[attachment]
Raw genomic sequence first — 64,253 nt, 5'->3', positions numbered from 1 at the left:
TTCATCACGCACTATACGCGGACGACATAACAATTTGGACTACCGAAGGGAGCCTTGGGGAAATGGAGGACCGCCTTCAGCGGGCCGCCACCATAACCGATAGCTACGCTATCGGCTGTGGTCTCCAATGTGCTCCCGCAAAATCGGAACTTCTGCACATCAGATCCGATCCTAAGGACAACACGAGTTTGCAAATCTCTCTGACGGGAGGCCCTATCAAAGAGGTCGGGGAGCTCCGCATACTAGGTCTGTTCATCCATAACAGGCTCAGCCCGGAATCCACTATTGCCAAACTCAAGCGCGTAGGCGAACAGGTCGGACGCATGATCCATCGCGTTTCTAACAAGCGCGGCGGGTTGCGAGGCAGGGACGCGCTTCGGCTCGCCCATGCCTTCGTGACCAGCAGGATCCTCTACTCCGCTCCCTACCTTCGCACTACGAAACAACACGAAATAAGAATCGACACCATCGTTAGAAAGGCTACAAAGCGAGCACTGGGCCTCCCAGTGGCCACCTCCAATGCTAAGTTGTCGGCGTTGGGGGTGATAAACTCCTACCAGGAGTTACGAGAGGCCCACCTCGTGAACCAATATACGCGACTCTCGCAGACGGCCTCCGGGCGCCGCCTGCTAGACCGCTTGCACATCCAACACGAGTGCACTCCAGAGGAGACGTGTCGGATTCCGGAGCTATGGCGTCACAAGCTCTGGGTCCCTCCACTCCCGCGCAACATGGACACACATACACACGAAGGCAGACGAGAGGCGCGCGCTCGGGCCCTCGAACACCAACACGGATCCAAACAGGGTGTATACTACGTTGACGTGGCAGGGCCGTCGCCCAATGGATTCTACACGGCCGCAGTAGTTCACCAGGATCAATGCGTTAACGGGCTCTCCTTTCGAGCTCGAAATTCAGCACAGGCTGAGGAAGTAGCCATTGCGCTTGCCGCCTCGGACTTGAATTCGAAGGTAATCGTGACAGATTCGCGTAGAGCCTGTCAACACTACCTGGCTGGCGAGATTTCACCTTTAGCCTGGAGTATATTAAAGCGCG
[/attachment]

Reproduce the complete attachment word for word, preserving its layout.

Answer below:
Raw genomic sequence first — 64,253 nt, 5'->3', positions numbered from 1 at the left:
TTCATCACGCACTATACGCGGACGACATAACAATTTGGACTACCGAAGGGAGCCTTGGGGAAATGGAGGACCGCCTTCAGCGGGCCGCCACCATAACCGATAGCTACGCTATCGGCTGTGGTCTCCAATGTGCTCCCGCAAAATCGGAACTTCTGCACATCAGATCCGATCCTAAGGACAACACGAGTTTGCAAATCTCTCTGACGGGAGGCCCTATCAAAGAGGTCGGGGAGCTCCGCATACTAGGTCTGTTCATCCATAACAGGCTCAGCCCGGAATCCACTATTGCCAAACTCAAGCGCGTAGGCGAACAGGTCGGACGCATGATCCATCGCGTTTCTAACAAGCGCGGCGGGTTGCGAGGCAGGGACGCGCTTCGGCTCGCCCATGCCTTCGTGACCAGCAGGATCCTCTACTCCGCTCCCTACCTTCGCACTACGAAACAACACGAAATAAGAATCGACACCATCGTTAGAAAGGCTACAAAGCGAGCACTGGGCCTCCCAGTGGCCACCTCCAATGCTAAGTTGTCGGCGTTGGGGGTGATAAACTCCTACCAGGAGTTACGAGAGGCCCACCTCGTGAACCAATATACGCGACTCTCGCAGACGGCCTCCGGGCGCCGCCTGCTAGACCGCTTGCACATCCAACACGAGTGCACTCCAGAGGAGACGTGTCGGATTCCGGAGCTATGGCGTCACAAGCTCTGGGTCCCTCCACTCCCGCGCAACATGGACACACATACACACGAAGGCAGACGAGAGGCGCGCGCTCGGGCCCTCGAACACCAACACGGATCCAAACAGGGTGTATACTACGTTGACGTGGCAGGGCCGTCGCCCAATGGATTCTACACGGCCGCAGTAGTTCACCAGGATCAATGCGTTAACGGGCTCTCCTTTCGAGCTCGAAATTCAGCACAGGCTGAGGAAGTAGCCATTGCGCTTGCCGCCTCGGACTTGAATTCGAAGGTAATCGTGACAGATTCGCGTAGAGCCTGTCAACACTACCTGGCTGGCGAGATTTCACCTTTAGCCTGGAGTATATTAAAGCGCG